(Updates with senator’s comments in third paragraph, share prices in fifth, analyst comments in eighth.)
Dec. 15 (Bloomberg) -- Romania’s parliament approved an increase in the ownership limit for the country’s five investment funds, known as SIFs, to 5 percent from 1 percent.
Lawmakers voted 170-63 today in favor, Horia Uioreanu, a member of the chamber of deputies, said by phone today.
“This approval shows foreign and domestic investors that initiatives are not neglected in Romania and it’s positive for the funds as investors can now put their money into larger stakes,” Liberal Democrat Ovidiu Marian, the initiator of the law draft, told The Money Channel television after the vote.
The ownership limit increase, which has been working its way through parliament for three years, aims to boost interest for investors in the funds, which were created after the fall of communism to allow citizens to hold minority stakes in companies and banks.
BET-FI, the index that tracks all the five SIFs, rose as much as 13.6 percent, the most since April 2009 after the news and was up 6.9 percent as of 12:30 p.m. in Bucharest to trade at 19,368.9.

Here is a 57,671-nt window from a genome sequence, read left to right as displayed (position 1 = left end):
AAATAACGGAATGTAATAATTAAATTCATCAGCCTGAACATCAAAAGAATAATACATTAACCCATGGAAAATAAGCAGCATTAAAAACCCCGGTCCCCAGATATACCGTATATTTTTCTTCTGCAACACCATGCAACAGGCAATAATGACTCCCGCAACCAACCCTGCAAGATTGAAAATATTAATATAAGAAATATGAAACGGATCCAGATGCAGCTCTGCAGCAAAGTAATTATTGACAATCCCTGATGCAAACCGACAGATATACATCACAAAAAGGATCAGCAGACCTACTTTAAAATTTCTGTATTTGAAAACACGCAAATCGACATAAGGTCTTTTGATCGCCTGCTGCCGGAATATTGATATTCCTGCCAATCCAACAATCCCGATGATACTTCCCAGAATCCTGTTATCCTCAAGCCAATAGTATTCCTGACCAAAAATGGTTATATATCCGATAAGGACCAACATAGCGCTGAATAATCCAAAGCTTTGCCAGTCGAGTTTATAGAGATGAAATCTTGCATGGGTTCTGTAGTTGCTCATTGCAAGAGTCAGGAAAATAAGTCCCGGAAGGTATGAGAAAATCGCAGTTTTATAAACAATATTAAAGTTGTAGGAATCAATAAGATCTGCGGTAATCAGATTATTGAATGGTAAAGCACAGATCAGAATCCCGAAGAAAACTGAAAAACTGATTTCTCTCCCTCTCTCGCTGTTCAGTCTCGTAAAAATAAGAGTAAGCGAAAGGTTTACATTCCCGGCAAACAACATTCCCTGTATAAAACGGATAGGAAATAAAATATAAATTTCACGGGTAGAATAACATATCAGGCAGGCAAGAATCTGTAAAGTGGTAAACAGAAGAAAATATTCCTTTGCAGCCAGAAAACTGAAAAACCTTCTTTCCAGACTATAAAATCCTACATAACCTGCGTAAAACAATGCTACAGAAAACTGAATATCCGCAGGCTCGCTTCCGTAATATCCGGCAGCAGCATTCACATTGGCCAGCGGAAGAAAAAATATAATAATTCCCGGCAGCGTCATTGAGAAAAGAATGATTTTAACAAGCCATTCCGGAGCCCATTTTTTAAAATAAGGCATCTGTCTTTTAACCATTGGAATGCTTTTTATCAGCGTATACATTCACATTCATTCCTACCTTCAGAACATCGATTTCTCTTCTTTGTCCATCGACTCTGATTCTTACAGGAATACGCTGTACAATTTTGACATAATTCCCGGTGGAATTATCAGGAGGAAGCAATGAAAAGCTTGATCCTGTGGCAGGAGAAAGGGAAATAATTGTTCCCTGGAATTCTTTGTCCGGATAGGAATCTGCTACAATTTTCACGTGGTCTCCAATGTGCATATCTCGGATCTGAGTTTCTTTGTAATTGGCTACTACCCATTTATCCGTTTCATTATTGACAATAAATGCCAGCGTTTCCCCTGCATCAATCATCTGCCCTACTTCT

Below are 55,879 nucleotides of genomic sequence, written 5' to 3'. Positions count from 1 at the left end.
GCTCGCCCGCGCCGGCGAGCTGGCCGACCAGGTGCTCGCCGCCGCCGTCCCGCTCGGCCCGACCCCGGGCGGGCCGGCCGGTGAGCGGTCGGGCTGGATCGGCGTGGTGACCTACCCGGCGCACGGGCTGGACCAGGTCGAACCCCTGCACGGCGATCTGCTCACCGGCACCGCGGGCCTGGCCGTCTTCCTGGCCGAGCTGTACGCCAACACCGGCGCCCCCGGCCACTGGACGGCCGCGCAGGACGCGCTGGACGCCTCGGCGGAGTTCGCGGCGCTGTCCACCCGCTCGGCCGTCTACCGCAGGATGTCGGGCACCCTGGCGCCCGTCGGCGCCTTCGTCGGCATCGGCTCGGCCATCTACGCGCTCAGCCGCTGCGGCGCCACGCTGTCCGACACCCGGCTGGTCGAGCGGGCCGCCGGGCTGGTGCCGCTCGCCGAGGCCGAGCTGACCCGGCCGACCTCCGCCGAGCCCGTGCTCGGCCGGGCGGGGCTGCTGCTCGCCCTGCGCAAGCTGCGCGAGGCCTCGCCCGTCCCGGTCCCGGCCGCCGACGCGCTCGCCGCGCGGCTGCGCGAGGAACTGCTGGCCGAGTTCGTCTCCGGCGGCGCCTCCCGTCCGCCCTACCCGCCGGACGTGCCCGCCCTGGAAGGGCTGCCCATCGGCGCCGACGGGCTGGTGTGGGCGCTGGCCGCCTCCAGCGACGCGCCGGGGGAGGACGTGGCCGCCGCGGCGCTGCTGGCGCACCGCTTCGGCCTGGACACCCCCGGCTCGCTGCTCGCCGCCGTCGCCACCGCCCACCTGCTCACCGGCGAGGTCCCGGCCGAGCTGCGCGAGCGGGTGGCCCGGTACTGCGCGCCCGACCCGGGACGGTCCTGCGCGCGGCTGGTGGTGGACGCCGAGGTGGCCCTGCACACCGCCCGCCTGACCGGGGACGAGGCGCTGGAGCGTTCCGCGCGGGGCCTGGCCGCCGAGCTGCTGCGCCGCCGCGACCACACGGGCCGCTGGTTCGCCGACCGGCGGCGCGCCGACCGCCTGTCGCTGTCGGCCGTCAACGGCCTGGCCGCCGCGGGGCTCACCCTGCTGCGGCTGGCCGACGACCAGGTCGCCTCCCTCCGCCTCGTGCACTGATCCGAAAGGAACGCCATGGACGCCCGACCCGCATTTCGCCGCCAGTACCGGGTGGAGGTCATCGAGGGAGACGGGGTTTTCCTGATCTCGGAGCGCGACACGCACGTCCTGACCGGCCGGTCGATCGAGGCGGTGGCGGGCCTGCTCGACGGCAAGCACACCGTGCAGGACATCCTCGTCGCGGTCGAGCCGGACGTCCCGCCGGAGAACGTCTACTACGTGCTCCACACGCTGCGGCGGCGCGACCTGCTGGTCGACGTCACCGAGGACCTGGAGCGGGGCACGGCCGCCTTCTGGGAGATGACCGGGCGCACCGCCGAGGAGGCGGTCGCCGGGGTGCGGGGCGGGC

The five SIFs own minority stakes in Romania’s largest companies, such as OMV Petrom SA, Transgaz SA and BRD-Group Societe Generale SA.
Each of the SIFs will also own about 1 percent of Erste Group Bank AG, following a share-swap and cash transaction with the Austrian lender for their 30 percent stake in Banca Comerciala Romana SA, Romania’s biggest bank by assets.
“Improvement in corporate governance, asset management and the decision-making process are the main effects which lure investors, with direct impact to be reflected in the SIFs’ net- asset value discounts,” analysts at NBG Securities Romania SA said in a note to clients after the vote. “We expect a positive impact on the SIFs.”
The five SIFs are SIF Banat-Crisana SA, SIF Transilvania SA, SIF Muntenia SA, SIF Oltenia SA and SIF Moldova SA. They originate from Romania’s five Private Property Funds, established when parliament adopted the country’s first privatization law in 1990.
The law split most of the state’s property among the State Ownership Fund, which had 70 percent, and Romanian citizens, who received the remaining 30 percent. The ownership limit was introduced in 1997 at 0.1 percent and was increased to 1 percent nine years later.
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